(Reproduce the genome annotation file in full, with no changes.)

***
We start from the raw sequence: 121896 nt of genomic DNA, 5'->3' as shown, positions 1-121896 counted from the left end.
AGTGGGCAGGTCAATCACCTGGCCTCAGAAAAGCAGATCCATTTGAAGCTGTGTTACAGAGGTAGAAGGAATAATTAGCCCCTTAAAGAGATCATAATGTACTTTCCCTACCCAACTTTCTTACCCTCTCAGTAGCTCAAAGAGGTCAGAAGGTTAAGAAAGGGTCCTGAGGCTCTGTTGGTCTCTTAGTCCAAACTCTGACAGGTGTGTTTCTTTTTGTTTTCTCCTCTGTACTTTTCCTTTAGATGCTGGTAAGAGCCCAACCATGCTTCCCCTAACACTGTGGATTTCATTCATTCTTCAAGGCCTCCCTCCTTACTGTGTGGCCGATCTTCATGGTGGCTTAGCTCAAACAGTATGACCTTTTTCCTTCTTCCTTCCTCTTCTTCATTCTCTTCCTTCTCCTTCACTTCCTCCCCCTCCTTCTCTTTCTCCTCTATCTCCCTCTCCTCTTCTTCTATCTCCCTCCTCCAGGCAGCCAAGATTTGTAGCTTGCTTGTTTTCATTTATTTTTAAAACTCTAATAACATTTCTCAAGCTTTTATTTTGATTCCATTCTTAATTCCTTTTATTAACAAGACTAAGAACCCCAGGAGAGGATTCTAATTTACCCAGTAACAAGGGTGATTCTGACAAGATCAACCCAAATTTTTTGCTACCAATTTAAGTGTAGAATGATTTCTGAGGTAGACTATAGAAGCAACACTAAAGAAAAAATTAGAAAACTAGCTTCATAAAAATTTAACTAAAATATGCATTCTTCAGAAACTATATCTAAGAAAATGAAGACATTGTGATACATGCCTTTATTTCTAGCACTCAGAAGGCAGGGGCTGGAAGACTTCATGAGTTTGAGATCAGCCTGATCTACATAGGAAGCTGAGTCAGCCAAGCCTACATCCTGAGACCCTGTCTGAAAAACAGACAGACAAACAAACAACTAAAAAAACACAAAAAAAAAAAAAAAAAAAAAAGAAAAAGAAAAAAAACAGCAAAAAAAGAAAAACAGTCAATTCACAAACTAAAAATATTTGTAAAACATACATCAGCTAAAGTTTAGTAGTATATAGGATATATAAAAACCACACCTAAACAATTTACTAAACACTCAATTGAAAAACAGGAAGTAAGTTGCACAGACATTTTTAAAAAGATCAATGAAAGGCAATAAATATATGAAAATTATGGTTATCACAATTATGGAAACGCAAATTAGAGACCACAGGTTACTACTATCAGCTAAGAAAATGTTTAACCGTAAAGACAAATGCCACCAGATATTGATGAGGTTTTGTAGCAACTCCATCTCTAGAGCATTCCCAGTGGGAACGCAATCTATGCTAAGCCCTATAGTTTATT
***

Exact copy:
We start from the raw sequence: 121896 nt of genomic DNA, 5'->3' as shown, positions 1-121896 counted from the left end.
AGTGGGCAGGTCAATCACCTGGCCTCAGAAAAGCAGATCCATTTGAAGCTGTGTTACAGAGGTAGAAGGAATAATTAGCCCCTTAAAGAGATCATAATGTACTTTCCCTACCCAACTTTCTTACCCTCTCAGTAGCTCAAAGAGGTCAGAAGGTTAAGAAAGGGTCCTGAGGCTCTGTTGGTCTCTTAGTCCAAACTCTGACAGGTGTGTTTCTTTTTGTTTTCTCCTCTGTACTTTTCCTTTAGATGCTGGTAAGAGCCCAACCATGCTTCCCCTAACACTGTGGATTTCATTCATTCTTCAAGGCCTCCCTCCTTACTGTGTGGCCGATCTTCATGGTGGCTTAGCTCAAACAGTATGACCTTTTTCCTTCTTCCTTCCTCTTCTTCATTCTCTTCCTTCTCCTTCACTTCCTCCCCCTCCTTCTCTTTCTCCTCTATCTCCCTCTCCTCTTCTTCTATCTCCCTCCTCCAGGCAGCCAAGATTTGTAGCTTGCTTGTTTTCATTTATTTTTAAAACTCTAATAACATTTCTCAAGCTTTTATTTTGATTCCATTCTTAATTCCTTTTATTAACAAGACTAAGAACCCCAGGAGAGGATTCTAATTTACCCAGTAACAAGGGTGATTCTGACAAGATCAACCCAAATTTTTTGCTACCAATTTAAGTGTAGAATGATTTCTGAGGTAGACTATAGAAGCAACACTAAAGAAAAAATTAGAAAACTAGCTTCATAAAAATTTAACTAAAATATGCATTCTTCAGAAACTATATCTAAGAAAATGAAGACATTGTGATACATGCCTTTATTTCTAGCACTCAGAAGGCAGGGGCTGGAAGACTTCATGAGTTTGAGATCAGCCTGATCTACATAGGAAGCTGAGTCAGCCAAGCCTACATCCTGAGACCCTGTCTGAAAAACAGACAGACAAACAAACAACTAAAAAAACACAAAAAAAAAAAAAAAAAAAAAAGAAAAAGAAAAAAAACAGCAAAAAAAGAAAAACAGTCAATTCACAAACTAAAAATATTTGTAAAACATACATCAGCTAAAGTTTAGTAGTATATAGGATATATAAAAACCACACCTAAACAATTTACTAAACACTCAATTGAAAAACAGGAAGTAAGTTGCACAGACATTTTTAAAAAGATCAATGAAAGGCAATAAATATATGAAAATTATGGTTATCACAATTATGGAAACGCAAATTAGAGACCACAGGTTACTACTATCAGCTAAGAAAATGTTTAACCGTAAAGACAAATGCCACCAGATATTGATGAGGTTTTGTAGCAACTCCATCTCTAGAGCATTCCCAGTGGGAACGCAATCTATGCTAAGCCCTATAGTTTATT